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I'm planning on doing the introductions tool with my DRs because we've added 2 new people in the last month. And yet, they are all quiet techies, and I just know some of them are going to think it's dorky, and others may freeze up, and I'm a quiet techie too with a low "i" and as soon as someone rolls their eyes or grimaces, my enthusiasm will flag and I... well, I might not be as effective as I'd like. :roll:

There will only be six of us in the meeting.

I can reach back to my college speech classes and try to remember some general principles, but does anyone have more specific advice?

p.s. Does this tool help any when 2 of the people involved aren't getting along so well?

jhack's picture

Terri,

I did this with my team this spring. One guy was clearly not with the program, and he did not really open up. But everyone else was fine, and a couple were into it, and in the end it worked out great.

Just make it clear that you're going to do it. Go first, be genuine, and I think you'll be pleasantly surprised.
John

asteriskrntt1's picture

Have the people you think will be the most enthusiastic go first to set the tone. Leave the fuddy duddies to the end.

ccleveland's picture

Terri,

I just used this tool at a project kick-off meeting last week. We had a group of 15 technical staff and managers from different sites across the U.S. and Canada. Many of the people had never met or worked together. My "High D" boss was there, too.

It went great! The great thing about it is the participants make it as cheesy or "straight" as they want. I got lots of positive feedback about this tool as well as the rest of the all-day kick off meeting. The team is already off to a better start than past projects I've run with similar groups.

My advice: 1. If you have the premium content, use the verbiage from the transcript. 2. Be [u]very, [b]very[/b][/u] supportive and energetic. 3. Prepare two sheets in advance: a "creative example" to show them what to draw and your own sheet to start the presentations.

Best wishes. Let us know how it went!

CC

WillDuke's picture

Good advice above, but I can't resist chiming in. I used to teach techie classes at the local community college. I always started off with a round of getting to know you. If someone looked resistant, or was short, I asked questions to draw them out. Make them easy questions. If you have already been doing O3s with them, work in something they're proud of. Let 'em shine a little. Everybody likes that. Spend the extra prep time, you're setting a tone for a long time.

I remember doing a soft skills course with a new instructor once. We had a student in there we both knew who clearly didn't want to be there. We were tag team teaching and at a break I challenged her to get his arms uncrossed. It took her about 10-15 minutes, but the mood of the entire room changed when he did. He was an anchor, and he became a sail.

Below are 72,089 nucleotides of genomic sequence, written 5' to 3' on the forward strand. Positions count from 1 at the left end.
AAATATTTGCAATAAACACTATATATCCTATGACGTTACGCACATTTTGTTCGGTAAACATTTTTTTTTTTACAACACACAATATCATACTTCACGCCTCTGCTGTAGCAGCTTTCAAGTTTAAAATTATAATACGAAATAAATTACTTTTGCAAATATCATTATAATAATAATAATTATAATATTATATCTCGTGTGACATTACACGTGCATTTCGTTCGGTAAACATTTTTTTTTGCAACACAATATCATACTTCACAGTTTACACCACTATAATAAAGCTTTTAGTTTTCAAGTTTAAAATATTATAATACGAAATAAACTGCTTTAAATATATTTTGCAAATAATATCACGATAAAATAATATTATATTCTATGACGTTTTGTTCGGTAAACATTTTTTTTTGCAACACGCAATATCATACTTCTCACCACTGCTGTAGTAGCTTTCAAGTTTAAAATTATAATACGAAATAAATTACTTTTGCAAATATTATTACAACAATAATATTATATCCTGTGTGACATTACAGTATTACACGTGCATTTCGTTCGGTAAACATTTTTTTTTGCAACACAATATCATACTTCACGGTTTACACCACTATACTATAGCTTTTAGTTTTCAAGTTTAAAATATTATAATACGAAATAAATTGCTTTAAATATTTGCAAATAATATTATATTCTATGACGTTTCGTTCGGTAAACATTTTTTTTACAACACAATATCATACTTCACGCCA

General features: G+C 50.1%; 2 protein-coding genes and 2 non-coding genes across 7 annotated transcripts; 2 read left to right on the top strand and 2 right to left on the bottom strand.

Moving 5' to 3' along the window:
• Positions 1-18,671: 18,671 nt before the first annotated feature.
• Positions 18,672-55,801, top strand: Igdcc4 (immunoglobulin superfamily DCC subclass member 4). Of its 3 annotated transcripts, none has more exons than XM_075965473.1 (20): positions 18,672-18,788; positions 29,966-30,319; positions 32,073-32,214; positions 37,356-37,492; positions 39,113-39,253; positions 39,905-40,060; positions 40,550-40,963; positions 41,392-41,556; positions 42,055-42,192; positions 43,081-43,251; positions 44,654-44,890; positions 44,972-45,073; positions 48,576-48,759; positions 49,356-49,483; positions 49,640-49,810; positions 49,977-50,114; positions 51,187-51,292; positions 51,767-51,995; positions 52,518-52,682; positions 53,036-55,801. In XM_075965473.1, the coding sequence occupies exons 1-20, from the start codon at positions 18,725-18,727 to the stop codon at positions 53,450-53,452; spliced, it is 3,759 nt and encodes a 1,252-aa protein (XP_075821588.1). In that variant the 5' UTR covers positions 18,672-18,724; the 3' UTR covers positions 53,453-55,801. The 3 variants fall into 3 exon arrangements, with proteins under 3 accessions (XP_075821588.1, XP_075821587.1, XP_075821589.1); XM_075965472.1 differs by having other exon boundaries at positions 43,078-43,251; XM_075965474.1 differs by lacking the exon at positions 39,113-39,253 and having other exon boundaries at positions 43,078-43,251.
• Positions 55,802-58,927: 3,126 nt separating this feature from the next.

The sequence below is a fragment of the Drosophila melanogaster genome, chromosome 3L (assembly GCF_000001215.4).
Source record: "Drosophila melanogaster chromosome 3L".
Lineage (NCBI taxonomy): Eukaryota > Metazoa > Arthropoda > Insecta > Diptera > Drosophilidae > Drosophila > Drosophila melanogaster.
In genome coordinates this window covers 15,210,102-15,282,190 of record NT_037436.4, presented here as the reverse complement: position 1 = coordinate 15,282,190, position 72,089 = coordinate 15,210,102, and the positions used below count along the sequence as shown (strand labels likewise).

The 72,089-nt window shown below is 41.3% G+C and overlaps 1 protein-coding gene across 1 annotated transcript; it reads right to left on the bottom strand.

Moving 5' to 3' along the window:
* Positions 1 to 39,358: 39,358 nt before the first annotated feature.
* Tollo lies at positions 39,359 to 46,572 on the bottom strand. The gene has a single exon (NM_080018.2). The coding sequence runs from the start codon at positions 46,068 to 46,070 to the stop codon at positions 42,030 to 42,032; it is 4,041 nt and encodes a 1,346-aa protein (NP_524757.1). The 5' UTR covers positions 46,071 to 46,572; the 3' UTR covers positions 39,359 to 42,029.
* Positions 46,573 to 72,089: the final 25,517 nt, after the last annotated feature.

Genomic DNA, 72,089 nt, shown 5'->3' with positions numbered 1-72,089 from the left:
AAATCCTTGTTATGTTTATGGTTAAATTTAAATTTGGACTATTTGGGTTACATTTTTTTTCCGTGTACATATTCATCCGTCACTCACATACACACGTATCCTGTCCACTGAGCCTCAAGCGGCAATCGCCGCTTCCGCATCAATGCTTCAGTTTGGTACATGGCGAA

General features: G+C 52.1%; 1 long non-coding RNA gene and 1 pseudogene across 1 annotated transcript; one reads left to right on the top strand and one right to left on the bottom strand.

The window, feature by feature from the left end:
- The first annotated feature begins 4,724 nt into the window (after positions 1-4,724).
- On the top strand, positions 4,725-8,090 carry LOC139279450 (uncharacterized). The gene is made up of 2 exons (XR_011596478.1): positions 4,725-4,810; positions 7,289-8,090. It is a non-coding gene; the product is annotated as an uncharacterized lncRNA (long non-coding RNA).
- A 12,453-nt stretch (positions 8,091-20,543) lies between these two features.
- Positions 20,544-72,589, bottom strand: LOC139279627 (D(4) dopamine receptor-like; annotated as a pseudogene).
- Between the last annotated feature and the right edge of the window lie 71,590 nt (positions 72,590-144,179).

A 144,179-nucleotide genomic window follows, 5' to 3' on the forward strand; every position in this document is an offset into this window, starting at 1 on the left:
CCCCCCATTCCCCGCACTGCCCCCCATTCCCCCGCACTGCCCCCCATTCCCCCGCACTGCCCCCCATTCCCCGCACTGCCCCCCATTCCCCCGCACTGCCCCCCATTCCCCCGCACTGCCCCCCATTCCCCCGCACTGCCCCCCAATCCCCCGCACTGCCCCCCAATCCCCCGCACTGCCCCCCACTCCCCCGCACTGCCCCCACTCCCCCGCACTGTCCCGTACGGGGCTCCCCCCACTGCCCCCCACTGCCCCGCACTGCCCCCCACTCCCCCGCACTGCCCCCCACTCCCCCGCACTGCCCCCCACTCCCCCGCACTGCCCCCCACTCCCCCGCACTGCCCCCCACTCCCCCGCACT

Read body language, don't ignore it. It might feel awkward, but you'll get better at it. :wink:

Peter.westley's picture

Terri;

My $0.02? Be open about the fact that the process is new for you, but be up-beat about expecting it to be effective. i.e. not "I dunno if this will work or not but I want to give it a try..." more "This is the first time for all of us, I know it works [because M&M say it does :wink:] and we'll get out of it what we put in...".

Good luck!

gernot's picture

Terri,

i have done the intro meeting with 12 quite "high C" techies.
It worked like a charm.
:D

The only thing I had done wrong was that I was not convinced that the tool will work so i talked about "a silly little tool" at the beginning. That was not necessary.

Because I had a good friend in the audience, he was able to give me feedback about that.

With some of the tech guys I had to watch wether they "closed" their speech with the right words an tone like "That´s all from me".

If they did not do that I took over that job and jumped in with an enthusiastic: "That was interesting to know - thank you!" and started the applause.

I was not convinced before the first time. Now I am!
I will repeat this on a meeting with a customer tomorrow.

terrih's picture

Thanks everybody! It helps to hear about similar situations and that it worked out. :D

Mark's picture

Terri-

Sorry this is so delayed, and I hope it went well.

I would tell them it's your first time. I wouldn't do what Will suggested, with trying to draw folks out. If they don't share a lot, that's okay. Others will, and the group's mean will send them a message about where the boat is headed. If you're busy thinking about what to ask while already being nervous, that's a tough place to be. Just LISTEN.

It will show a lot of confidence to allow someone to clearly not join in - folks will perceive you as being sure of yourself, and appreciating some diversity.

You'll be great!

Mark